LibrePlanet free software conference coming to MIT March 21-22

Organized around the theme “Free Software Everywhere,” the conference’s sessions touch on the many places and ways in which free software is used around the world, as well as ways to make free software ubiquitous. Keynote speakers include Free Software Foundation founder Richard Stallman, Software Freedom Conservancy executive director Karen Sandler, and University of Washington professor Benjamin Mako Hill.

This year’s LibrePlanet conference will feature over 30 sessions, such as Attribution revolution — turning copyright upside-down, Fighting surveillance with a free, distributed, and federated net, and Librarians fight back: free software solutions for digital privacy, as well as a hands-on workshop showing participants how to replace even the low-level proprietary software on laptops with something that respects their freedom.

“If you’re bothered by the loss of control over your computer and cell phone and all your digital information, and want to know what you can do about it, come to LibrePlanet. The LibrePlanet program is full of presenters who are working from a variety of disciplines to protect our freedom, privacy, and security as computer users,” said Libby Reinish, a campaigns manager at the Free Software Foundation.

Online registration for LibrePlanet 2015 is now open; attendees may also register in person at the event.

About LibrePlanet

LibrePlanet is the annual conference of the Free Software
Foundation, and is co-produced by the Student Information Processing Board. What was once a small gathering of FSF members has grown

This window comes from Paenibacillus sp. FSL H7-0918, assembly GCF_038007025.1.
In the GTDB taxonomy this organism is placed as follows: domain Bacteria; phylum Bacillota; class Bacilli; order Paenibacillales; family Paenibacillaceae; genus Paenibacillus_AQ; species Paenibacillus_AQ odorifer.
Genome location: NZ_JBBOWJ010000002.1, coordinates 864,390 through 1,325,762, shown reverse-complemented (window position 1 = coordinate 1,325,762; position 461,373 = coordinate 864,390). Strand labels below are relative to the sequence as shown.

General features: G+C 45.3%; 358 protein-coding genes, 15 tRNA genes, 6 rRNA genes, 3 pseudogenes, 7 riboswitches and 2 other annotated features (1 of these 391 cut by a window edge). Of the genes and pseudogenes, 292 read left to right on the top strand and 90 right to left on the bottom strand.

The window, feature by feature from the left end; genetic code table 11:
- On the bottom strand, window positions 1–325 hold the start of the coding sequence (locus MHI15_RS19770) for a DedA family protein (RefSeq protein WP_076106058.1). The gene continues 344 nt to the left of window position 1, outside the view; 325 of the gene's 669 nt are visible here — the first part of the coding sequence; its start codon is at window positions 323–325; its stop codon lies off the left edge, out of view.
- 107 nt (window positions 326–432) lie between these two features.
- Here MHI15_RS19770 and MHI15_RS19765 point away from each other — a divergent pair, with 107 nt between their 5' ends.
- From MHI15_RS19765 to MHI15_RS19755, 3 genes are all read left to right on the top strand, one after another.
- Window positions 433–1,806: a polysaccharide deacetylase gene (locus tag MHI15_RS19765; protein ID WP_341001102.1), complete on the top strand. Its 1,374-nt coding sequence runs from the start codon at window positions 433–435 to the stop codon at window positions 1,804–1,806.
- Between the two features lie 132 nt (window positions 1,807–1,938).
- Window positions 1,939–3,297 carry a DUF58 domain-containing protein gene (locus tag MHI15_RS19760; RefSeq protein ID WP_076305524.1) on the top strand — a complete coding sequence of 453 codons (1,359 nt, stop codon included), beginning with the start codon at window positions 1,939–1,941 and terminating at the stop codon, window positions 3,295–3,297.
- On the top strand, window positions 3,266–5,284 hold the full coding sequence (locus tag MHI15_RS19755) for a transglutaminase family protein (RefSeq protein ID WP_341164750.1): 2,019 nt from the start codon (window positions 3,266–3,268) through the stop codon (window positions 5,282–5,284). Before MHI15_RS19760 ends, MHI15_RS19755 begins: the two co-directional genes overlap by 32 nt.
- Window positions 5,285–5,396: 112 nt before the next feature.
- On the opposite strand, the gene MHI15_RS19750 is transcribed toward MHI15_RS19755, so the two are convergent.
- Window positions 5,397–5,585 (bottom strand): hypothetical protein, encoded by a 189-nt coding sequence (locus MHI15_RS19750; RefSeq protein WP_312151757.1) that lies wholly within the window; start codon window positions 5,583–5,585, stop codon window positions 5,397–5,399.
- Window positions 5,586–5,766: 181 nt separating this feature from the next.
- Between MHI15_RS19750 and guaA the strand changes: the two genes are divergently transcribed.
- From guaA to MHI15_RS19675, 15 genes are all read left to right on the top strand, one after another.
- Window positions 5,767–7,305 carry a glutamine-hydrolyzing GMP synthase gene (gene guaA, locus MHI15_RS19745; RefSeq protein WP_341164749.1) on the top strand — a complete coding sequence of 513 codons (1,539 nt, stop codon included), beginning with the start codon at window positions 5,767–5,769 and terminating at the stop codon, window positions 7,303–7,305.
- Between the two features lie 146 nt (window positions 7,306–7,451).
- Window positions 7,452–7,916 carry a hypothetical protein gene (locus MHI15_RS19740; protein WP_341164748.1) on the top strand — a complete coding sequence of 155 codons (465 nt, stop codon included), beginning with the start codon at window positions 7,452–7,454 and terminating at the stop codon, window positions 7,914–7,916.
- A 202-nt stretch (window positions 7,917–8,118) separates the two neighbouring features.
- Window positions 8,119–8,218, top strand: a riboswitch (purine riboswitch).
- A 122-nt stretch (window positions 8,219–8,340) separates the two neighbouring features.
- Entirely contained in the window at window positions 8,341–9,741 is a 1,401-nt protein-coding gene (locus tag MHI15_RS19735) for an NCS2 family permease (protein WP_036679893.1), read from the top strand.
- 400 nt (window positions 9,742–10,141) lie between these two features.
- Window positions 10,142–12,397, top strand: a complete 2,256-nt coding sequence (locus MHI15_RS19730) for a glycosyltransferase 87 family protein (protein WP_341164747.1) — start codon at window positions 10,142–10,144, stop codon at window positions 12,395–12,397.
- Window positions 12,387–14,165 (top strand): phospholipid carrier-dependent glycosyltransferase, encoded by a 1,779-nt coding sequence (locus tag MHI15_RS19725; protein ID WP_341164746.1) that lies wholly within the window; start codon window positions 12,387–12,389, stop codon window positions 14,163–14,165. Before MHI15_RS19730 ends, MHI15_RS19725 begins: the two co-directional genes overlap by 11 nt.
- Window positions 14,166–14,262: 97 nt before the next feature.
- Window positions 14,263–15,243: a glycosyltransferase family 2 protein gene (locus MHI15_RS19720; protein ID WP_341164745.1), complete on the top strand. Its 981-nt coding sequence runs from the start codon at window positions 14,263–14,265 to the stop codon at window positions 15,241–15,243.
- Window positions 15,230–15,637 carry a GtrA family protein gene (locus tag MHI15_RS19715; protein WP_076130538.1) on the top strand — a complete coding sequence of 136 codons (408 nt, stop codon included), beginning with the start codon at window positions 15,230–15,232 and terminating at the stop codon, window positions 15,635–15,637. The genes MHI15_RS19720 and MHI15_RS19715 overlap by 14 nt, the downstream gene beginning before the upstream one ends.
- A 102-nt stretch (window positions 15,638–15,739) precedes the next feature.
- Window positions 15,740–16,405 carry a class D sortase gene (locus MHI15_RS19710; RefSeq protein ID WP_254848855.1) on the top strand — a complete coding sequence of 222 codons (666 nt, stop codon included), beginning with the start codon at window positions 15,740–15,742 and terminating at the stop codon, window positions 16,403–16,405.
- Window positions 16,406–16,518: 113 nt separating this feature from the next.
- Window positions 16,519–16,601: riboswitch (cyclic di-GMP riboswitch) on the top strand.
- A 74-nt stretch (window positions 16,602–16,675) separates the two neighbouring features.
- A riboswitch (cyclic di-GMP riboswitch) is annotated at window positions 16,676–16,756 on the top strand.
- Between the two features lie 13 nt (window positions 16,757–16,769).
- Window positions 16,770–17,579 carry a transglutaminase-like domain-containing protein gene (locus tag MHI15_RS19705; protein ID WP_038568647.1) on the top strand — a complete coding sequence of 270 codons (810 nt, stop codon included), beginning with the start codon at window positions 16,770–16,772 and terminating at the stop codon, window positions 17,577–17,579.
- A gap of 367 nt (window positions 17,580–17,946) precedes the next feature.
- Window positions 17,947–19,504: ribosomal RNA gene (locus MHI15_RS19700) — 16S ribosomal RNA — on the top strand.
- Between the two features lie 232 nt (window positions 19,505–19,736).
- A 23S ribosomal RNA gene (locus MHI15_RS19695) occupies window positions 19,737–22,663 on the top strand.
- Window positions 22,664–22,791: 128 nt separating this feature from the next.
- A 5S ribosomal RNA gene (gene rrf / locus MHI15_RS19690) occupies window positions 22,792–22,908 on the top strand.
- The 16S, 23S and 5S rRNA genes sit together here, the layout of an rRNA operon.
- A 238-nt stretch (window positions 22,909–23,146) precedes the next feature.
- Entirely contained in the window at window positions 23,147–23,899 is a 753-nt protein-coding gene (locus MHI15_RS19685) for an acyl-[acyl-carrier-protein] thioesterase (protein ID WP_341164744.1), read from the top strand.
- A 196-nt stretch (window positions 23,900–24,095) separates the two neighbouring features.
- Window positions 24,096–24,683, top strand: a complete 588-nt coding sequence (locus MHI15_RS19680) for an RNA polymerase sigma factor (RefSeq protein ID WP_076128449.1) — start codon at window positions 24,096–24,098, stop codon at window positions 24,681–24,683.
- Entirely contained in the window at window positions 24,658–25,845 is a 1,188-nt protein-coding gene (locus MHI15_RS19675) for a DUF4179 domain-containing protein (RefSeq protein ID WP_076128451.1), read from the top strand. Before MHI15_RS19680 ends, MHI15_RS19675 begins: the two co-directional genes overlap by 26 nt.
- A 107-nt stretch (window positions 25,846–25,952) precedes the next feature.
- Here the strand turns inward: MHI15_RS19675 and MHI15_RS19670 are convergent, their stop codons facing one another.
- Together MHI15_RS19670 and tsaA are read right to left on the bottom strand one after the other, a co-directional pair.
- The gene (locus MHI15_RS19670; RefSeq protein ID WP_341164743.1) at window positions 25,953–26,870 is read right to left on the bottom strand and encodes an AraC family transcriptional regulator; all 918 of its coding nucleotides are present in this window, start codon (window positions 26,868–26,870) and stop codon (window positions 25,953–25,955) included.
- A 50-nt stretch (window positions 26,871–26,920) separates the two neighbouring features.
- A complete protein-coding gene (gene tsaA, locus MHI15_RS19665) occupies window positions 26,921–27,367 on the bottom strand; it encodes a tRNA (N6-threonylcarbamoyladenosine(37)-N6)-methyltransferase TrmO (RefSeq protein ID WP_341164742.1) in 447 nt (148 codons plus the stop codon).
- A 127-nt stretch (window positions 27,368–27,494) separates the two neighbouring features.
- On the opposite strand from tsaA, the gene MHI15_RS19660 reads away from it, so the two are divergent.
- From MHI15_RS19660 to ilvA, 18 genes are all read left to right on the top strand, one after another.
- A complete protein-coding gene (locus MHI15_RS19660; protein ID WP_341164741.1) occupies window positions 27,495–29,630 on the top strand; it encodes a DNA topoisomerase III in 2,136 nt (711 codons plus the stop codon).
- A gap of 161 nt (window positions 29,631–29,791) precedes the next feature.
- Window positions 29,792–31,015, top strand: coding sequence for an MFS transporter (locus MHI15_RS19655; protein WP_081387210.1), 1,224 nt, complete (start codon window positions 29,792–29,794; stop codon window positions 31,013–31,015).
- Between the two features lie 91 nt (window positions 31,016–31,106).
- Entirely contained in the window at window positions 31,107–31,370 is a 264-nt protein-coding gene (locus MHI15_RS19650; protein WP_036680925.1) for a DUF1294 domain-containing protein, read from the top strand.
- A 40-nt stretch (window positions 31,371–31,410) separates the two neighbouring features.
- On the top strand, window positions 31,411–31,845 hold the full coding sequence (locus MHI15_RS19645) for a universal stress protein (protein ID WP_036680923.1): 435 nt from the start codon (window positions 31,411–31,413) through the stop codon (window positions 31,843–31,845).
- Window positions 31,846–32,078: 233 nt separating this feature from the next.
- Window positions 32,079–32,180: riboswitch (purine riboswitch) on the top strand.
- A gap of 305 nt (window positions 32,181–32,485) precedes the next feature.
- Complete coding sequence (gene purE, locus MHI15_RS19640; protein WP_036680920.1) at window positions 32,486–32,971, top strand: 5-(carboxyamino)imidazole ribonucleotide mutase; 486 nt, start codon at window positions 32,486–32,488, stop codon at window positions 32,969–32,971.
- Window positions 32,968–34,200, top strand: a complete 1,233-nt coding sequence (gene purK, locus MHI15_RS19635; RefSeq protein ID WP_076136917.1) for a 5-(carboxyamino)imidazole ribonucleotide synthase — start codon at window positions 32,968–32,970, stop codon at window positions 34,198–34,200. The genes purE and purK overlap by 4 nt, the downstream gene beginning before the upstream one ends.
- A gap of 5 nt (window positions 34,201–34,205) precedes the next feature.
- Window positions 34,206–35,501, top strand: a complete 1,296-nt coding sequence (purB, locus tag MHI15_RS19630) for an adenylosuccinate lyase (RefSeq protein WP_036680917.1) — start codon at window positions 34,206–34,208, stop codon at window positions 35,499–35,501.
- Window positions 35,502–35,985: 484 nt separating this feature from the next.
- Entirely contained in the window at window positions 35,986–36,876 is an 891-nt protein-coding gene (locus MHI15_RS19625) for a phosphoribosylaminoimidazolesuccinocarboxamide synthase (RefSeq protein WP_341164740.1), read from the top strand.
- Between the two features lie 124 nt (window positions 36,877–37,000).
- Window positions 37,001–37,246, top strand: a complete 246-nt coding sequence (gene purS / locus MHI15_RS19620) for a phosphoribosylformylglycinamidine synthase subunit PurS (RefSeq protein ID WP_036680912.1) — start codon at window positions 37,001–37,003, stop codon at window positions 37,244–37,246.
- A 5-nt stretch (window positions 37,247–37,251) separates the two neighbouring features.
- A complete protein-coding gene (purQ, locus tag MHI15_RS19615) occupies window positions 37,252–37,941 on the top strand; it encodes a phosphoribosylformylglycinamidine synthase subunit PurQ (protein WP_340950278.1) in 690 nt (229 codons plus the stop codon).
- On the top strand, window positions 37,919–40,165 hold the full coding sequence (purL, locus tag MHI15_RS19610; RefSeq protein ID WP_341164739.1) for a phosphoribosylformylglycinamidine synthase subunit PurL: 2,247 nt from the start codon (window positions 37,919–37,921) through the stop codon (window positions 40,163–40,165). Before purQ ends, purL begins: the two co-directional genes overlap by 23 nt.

into a larger event for anyone with an interest in the values of
software freedom. LibrePlanet is always gratis for associate members
of the FSF. To sign up for announcements about LibrePlanet 2015, visit

LibrePlanet 2014 was held at MIT from March 22-23,
2014. Over 350 attendees from all over the world came together for
conversations, demonstrations, and keynotes centered around the theme
of “Free Software, Free Society.” You can watch videos from past conferences at

About the Free Software Foundation

The Free Software Foundation, founded in 1985, is dedicated to
promoting computer users’ right to use, study, copy, modify, and
redistribute computer programs. The FSF promotes the development and
use of free (as in freedom) software — particularly the GNU operating
system and its GNU/Linux variants — and free documentation for free
software. The FSF also helps to spread awareness of the ethical and
political issues of freedom in the use of software, and its Web sites,
located at and, are an important source of information
about GNU/Linux. Donations to support the FSF’s work can be made at Its headquarters are in Boston, MA, USA.

More information about the FSF, as well as important information for
journalists and publishers, is at

Media Contact

Libby Reinish
Campaigns Manager
Free Software Foundation
+1 (617) 542 5942

Source: Free Software